By Anna Phelan, Amnesty International USA’s Business and Economic Relations Group
Since the release of Amnesty International’s report Petroleum, Pollution and Poverty in the Niger Delta (30 June 2009), our global membership has acted to get Shell’s new CEO Peter Voser to come clean on the impacts of its operations in the Niger Delta, during his first 100 days on the job. Here’s one of my favorite actions:
AI’s report looks at the impact of pollution and environmental damage caused by the oil industry on the human rights of the people living in the oil producing areas of Niger Delta. Some of the key concerns highlighted in the report focus on health and livelihood — the lack of access to potable water and damage to fisheries and local farming.
When will Shell do more? AI-France says that over 2,000 cards and 20,000 electronic postcards have been distributed, but the company has not heard appeals by Amnesty International. AI-UK’s Protect the Human blog says Shell has not responded to their 3500+ emails. AIUSA members can lend their support to this global action. Very simply, we’re asking Voser to clean up oil pollution in the Niger Delta, clean up Shell’s practices, and come clean on the information Shell holds on pollution in the region, but hasn’t made public.
The reality is that Shell’s pollution and exploitation in the Niger Delta has created a hell on earth for the 31 million people who live in a region that’s home to one of the top 10 most important wetland and coastal marine ecosystems in the world. Voser’s 100th day as CEO of Royal Dutch Shell is October 8th. Remind him that we’re watching. Tell him to come clean on Shell’s pollution in the Niger Delta.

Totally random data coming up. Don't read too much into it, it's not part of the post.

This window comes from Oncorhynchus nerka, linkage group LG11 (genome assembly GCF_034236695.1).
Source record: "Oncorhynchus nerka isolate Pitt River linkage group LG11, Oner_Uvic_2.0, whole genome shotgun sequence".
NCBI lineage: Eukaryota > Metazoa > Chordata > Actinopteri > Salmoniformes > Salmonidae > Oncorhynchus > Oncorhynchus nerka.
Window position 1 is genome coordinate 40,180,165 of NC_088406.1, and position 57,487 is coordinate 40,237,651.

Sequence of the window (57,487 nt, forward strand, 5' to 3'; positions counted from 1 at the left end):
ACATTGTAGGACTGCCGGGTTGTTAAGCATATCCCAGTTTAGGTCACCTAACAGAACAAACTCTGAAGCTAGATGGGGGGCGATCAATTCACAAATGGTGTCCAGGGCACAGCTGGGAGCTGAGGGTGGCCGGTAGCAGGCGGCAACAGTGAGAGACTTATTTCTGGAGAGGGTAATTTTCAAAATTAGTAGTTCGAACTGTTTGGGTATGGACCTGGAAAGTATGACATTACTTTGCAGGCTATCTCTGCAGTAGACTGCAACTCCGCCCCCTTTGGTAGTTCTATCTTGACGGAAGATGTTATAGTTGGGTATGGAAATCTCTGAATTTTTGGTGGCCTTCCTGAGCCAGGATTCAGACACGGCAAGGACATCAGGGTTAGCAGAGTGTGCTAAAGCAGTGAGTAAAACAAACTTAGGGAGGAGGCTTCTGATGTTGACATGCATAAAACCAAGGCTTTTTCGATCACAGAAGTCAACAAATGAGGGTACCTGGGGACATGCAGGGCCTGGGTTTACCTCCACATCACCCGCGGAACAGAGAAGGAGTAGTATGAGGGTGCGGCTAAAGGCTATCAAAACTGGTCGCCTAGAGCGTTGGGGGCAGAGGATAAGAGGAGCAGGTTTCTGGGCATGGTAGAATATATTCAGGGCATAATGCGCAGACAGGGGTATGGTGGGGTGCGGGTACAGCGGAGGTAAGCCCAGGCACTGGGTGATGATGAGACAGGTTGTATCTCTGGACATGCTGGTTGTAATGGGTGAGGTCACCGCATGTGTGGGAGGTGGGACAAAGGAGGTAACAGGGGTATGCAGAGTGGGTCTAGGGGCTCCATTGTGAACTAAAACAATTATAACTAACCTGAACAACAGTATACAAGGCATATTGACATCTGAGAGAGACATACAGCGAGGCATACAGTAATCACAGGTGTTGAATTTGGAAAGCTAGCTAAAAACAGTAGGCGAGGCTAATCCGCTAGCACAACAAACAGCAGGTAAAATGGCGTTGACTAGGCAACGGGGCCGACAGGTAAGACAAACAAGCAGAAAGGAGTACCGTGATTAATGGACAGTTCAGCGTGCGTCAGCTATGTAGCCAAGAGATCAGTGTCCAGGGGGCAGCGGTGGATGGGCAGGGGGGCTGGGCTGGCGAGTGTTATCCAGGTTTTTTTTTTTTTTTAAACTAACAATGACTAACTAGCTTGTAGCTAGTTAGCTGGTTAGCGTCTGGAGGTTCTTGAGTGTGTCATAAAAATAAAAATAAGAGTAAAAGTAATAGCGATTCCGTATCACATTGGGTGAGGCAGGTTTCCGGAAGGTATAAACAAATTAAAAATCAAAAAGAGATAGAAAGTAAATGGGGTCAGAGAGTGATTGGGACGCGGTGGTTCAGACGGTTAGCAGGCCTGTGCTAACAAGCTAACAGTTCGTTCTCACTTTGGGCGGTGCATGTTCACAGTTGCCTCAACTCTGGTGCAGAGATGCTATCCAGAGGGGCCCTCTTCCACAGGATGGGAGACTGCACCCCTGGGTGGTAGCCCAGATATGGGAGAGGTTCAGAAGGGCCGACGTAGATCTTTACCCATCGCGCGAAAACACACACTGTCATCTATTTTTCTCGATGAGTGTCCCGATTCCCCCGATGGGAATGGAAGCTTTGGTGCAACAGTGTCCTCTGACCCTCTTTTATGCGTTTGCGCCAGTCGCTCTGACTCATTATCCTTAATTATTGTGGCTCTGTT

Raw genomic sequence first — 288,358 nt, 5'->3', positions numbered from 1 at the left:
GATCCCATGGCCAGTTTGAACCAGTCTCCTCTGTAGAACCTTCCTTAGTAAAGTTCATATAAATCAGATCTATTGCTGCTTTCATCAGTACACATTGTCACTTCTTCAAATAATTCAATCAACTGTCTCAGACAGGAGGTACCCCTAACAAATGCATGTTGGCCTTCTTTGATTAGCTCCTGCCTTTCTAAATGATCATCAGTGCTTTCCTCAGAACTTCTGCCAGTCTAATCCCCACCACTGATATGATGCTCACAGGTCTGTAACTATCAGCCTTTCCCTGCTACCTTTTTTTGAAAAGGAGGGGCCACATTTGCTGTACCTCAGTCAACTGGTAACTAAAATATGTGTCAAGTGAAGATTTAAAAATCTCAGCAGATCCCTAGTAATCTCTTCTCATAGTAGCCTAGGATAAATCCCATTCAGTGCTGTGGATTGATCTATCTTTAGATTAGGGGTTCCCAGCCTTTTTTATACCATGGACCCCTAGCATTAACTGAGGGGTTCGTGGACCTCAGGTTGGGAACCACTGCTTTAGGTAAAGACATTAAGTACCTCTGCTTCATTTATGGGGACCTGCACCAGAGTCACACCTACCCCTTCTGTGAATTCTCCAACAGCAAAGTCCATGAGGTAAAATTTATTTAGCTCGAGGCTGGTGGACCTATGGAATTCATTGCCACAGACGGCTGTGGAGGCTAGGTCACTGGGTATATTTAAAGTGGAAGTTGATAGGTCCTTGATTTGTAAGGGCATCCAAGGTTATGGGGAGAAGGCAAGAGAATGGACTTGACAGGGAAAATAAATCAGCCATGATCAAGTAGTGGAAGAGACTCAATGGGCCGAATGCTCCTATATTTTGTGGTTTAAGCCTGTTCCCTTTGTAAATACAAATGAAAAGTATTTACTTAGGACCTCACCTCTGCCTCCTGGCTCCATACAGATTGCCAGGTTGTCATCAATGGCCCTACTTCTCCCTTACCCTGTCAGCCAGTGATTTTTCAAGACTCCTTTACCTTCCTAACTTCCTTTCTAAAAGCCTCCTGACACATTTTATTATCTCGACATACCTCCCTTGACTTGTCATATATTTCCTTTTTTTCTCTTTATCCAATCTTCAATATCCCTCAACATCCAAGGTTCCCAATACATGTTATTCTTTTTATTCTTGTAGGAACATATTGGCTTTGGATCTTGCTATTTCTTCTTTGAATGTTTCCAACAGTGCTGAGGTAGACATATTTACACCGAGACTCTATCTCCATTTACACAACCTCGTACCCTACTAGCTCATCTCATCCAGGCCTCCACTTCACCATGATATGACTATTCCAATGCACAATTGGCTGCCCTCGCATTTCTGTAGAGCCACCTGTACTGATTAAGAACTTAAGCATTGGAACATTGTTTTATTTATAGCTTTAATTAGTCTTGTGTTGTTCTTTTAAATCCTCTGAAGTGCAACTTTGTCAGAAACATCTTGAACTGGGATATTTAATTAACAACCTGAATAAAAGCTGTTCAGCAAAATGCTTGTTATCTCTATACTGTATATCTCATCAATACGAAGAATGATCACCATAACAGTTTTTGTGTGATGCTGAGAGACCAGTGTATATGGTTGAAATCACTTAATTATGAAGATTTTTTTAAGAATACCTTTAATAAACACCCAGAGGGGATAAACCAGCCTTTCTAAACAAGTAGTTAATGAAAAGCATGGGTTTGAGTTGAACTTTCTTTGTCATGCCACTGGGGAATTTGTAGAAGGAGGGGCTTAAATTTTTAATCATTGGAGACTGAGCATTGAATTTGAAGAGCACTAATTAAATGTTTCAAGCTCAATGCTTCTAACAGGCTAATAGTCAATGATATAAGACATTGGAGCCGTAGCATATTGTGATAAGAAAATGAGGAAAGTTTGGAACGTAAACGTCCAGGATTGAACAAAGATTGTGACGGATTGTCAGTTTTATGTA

My mom called me to tell me that a settlement was reached in the Wiwa v. Shell case. She saw a report on the nightly television news earlier this week. That’s how I knew this story was really big news. In Tuesday’s Guardian (UK), Ken Saro-Wiwa Jr. talks about the families’ decision to accept the settlement with Shell. He says, the choice “enabled [the plaintiffs] to advertise the settlement as a living, breathing example of how and why the commitment to peace, non-violence and dialogue is the best way to resolve the challenges in the Niger Delta.” What better advertisement than international news coverage?
When I explain the work Amnesty International members undertake, I point out that there are different levels of success. Our letter writing can result in the release of a prisoner of conscience. Meetings with diplomats and elected officials can lead to the passage of critical legislation in support of human rights. Many of us wrote countless letters to Nigerian government officials when Ken Saro-Wiwa was adopted as a prisoner of conscience in the 1990s. After his execution, we continued to work closely with the Nigerian diaspora in the U.S., vowing to “Never Forget” Ken Saro-Wiwa and the Ogoni 9. We held ceremonies – outside the United Nations, in front of the Nigerian Consulate in D.C., and in our communities – to rename streets Ken Saro-Wiwa Place or Ogoni 9 Square in their honor.